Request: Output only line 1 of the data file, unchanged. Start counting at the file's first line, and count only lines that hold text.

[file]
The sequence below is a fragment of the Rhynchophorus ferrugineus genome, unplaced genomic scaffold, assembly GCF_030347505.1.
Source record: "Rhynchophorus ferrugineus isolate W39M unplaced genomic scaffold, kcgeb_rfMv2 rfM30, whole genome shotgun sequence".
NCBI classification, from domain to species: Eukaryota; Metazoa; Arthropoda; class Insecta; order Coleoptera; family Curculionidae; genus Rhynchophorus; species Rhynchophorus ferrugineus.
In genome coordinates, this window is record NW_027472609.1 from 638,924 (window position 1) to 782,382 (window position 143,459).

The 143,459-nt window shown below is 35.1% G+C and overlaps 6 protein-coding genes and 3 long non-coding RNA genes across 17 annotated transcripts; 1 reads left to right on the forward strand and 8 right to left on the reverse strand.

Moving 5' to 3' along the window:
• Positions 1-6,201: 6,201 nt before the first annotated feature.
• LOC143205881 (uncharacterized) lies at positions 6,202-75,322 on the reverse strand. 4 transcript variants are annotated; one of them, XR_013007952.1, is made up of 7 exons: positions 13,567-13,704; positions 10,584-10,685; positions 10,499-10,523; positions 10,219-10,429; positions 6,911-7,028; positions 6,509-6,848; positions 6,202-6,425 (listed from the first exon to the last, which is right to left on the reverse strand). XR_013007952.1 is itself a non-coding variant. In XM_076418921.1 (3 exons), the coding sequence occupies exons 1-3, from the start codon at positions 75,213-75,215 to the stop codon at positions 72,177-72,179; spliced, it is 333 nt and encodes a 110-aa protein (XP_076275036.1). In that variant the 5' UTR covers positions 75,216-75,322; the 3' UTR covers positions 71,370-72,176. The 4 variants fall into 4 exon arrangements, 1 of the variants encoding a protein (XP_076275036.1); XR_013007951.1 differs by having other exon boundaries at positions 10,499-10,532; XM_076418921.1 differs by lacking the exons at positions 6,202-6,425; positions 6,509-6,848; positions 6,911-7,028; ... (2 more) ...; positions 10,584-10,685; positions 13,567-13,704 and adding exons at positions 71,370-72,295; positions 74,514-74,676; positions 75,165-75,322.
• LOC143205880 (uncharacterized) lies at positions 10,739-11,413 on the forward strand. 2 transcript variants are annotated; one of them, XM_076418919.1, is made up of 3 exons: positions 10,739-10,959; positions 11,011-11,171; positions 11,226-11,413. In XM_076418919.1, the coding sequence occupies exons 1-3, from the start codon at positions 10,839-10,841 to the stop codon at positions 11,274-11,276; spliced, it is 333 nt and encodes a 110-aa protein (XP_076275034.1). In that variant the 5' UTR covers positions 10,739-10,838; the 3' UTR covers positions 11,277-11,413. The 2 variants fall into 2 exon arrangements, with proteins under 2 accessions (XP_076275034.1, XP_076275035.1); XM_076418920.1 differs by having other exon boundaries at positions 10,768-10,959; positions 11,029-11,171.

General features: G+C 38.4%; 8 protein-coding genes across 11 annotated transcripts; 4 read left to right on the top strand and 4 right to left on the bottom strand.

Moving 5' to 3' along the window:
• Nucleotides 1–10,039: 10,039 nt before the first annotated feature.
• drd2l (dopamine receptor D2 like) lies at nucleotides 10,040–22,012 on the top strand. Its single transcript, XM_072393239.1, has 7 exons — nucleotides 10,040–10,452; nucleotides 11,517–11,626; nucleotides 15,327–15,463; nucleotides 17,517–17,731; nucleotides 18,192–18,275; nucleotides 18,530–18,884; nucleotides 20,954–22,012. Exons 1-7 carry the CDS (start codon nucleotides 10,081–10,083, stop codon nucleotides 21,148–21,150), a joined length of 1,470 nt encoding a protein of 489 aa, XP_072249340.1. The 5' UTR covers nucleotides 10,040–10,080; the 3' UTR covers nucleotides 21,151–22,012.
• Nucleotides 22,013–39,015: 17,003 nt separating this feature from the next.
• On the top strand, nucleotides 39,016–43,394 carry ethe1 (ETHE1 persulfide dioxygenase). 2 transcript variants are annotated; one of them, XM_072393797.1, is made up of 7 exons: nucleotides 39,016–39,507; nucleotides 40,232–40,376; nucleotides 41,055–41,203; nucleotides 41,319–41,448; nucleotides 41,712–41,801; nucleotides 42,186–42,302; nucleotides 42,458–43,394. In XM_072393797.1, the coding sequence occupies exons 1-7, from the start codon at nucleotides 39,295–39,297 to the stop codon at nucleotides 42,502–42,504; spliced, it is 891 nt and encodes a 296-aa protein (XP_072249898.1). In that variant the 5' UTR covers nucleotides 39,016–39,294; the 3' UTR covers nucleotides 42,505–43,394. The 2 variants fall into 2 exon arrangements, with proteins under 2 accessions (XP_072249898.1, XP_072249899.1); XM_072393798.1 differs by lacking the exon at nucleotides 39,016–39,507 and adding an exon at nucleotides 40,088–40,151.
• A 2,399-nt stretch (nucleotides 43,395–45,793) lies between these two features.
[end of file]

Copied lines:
The sequence below is a fragment of the Rhynchophorus ferrugineus genome, unplaced genomic scaffold, assembly GCF_030347505.1.